Look at the beautiful man in the tux in the center of the frame. Look where he's looking. Look at what he cares about, the only thing he cares about, the reaction, the opinion, the approval of the woman he loves but is in the process of divorcing, the woman who loves him but is out for the evening with another man, the one across the table, the one she's engaged to marry and cannot, in all honesty and in spite of his millions, bear to touch.
Oh, but it's a comedy! This divine comedy, the warmest and gentlest and most grownup of all the Cary Grant screwballs,* the one where the mutual affection is the most evident and believable and—this is key—the one where the scorecard is the most even. There is no upper hand in this film, no wrong or right, and no calculation. Nobody loves more. Nobody is tricked, and what looks like trickery is actually persuasion that succeeds without much effort. There is a world of difference between being pushed and wanting to be pulled.
The Awful Truth is a story of two supremely elegant adults behaving like buffoons in order to prove a point, which is that there is this couple occupying this orbit and then there is the rest of the world. What starts as a flurry of misunderstandings and mutual betrayals—a husband and wife (Jerry and Lucy Warriner, played by Grant and Irene Dunne) who each believe the other has cheated—quickly snowballs into a blizzard, with the idea of divorce raised almost as an aside and then immediately ratified as a dare. What follows is cheerful sabotage, a series of aborted engagements, fisticuffs with foreigners, cornpone impersonations, and a custody fight over a dog. It's steeped in humiliation and small gestures of genuine caring and a blithe ignorance of reality, which of course is why screwball comedies were invented in the first place.
To wit: in the second scene of the movie, Irene Dunne shows up at breakfast with her gigolo piano teacher while wearing this getup, which is insane in the best possible way:
But The Awful Truth is also, of course, a frothy, bubbly, lively romance, and one of its primary pleasures is simply watching the characters watch each other. There's an obvious delight that he takes when she works herself into a corner, and vice versa, with each of them waiting to see how far the other will go to get out of it—an observation mixed with both fear and awe because they know exactly how far the other will go—and then reacting with a sort of radiant spousal pride when they actually get there. This is what generosity looks like, and devotion, and nothing in the world is sexier, funnier, or more joyous than that. It is a perfect film.
Best line: Dunne's reaction to a performance by Jerry's ditzy date, a nightclub singer called Dixie Belle Lee: "I guess it was easier for her to change her name than for her whole family to change theirs."
Runner-up: Grant to Lucy's new fiancé (Ralph Bellamy): "I know how I’d feel if I was sitting with a girl and her husband walked in."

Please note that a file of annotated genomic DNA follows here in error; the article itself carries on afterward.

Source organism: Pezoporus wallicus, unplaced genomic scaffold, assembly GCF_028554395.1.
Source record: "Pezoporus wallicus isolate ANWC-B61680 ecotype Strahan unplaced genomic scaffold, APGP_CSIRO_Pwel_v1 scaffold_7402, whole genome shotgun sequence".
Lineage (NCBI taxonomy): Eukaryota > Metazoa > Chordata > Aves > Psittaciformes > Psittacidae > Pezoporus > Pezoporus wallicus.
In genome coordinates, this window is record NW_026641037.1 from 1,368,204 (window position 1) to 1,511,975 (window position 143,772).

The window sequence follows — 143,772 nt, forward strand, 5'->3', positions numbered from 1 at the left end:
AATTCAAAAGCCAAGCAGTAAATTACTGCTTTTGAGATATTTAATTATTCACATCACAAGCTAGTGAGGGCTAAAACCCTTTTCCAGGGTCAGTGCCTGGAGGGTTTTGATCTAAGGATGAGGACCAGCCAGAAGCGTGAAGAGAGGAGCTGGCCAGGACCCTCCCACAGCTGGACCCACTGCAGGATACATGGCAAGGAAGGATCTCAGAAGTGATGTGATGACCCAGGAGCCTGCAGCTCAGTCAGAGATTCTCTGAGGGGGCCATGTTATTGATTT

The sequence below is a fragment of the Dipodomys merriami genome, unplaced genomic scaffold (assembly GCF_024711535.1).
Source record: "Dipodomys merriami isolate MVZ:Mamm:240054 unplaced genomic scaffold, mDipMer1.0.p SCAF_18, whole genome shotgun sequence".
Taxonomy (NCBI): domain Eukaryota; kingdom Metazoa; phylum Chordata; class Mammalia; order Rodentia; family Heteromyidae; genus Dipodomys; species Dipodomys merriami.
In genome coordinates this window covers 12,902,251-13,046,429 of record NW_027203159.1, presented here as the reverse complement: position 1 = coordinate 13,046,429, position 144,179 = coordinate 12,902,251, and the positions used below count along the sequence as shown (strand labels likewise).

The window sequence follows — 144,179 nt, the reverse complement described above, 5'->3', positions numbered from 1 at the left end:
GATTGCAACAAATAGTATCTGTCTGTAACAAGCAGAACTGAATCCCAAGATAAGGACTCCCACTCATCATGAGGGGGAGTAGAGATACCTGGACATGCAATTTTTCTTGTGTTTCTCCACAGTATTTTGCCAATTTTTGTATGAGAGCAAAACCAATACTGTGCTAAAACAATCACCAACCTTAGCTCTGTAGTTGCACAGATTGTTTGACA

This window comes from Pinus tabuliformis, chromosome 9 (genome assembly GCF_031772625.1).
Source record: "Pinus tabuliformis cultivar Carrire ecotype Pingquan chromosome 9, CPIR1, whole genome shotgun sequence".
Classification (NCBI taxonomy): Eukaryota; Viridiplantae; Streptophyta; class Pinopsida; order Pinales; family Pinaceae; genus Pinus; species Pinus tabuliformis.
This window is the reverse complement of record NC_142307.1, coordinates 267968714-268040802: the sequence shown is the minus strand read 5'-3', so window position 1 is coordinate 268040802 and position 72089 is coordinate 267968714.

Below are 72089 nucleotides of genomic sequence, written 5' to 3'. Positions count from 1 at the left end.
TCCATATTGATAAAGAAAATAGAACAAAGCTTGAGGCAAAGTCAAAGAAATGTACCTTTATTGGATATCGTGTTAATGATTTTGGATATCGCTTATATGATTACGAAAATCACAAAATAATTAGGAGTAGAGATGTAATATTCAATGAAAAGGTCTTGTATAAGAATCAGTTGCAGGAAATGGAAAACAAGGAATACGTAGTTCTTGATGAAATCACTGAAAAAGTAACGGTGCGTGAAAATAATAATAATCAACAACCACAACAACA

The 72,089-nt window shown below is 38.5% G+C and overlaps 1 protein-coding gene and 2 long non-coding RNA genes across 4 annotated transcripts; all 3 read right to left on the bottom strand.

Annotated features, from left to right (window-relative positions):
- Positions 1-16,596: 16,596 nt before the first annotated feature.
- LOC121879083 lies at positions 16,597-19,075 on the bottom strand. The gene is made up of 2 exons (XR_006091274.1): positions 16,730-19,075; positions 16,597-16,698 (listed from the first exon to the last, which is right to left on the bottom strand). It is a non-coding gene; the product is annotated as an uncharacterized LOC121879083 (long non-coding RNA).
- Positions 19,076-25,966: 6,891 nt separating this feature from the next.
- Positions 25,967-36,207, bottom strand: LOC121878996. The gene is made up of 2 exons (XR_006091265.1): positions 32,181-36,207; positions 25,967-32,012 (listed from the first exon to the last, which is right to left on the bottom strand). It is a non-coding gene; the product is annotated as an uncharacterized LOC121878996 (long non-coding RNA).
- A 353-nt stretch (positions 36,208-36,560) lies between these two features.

Dunne, busy reading a letter and not glancing up: "I'll bet you do."
BUT HOW CARY GRANT IS IT?
On a scale of 0 to Cary Grant, I award this picture 10 CARY GRANTS
Character: Jerry Warriner
Occupation: None! Not even a hint of a job, although he's clearly loaded. All he does is follow his estranged wife around and play the piano with his dog.
Overall film quality: Gold, Jerry, gold. A+ in every way.
Chemistry w/costar: Peerless. My general feeling is, if you didn’t have chemistry with Cary Grant, you were probably a stick. And I don’t mean a metaphorical stick, I mean literally a stick. But Irene Dunne was undoubtedly in his top five (I might even say top three).
Cad vs. charm scale: All charm! His behavior is admittedly sketchy at the start—where he's just spent two weeks larking around Manhattan with some other bird while telling his wife he's in Florida—but there's nothing genuinely cruel or dishonorable about him.
Costume fit & flair: Multiple tuxedo alerts, plus a short striped nightgown worn with a pair of white socks in a conveniently breezy bedroom.
Fox scale: 8 out of 10—so gorgeous, obviously, so on the cusp, but he still looks so very young.
Gray scale: n/a
Screwball scale: Off the charts!
Romance scale: Off the charts!
Tearjerker scale: Does not register.
Essential Cary Grant-ness: This is it, the film that made Cary Grant "CARY GRANT," the first that took the measure of everything he had and tuned it in precisely the right way. Nobody else could do what he did in this movie. Watch the way he walks across a room and then watch him in that jujitsu scene and again during the recital. Nobody looked like that and spoke like that and moved like that and made you believe it all. Nobody.
* A small pause here for Holiday, but on the whole I do not consider Holiday a screwball comedy, or much of a comedy at all. Holiday lives on its own exalted plane as an entirely different kind of perfection.
** Topper was supposed to be my second Year of Cary Grant film but it's streaming nowhere, so here we are instead, since I already own The Awful Truth on DVD. Of course everybody and their grandma should own The Awful Truth on DVD, and if you don't, what are you thinking? My condolences, I guess. It's time for you to do a priority check and get your life in order.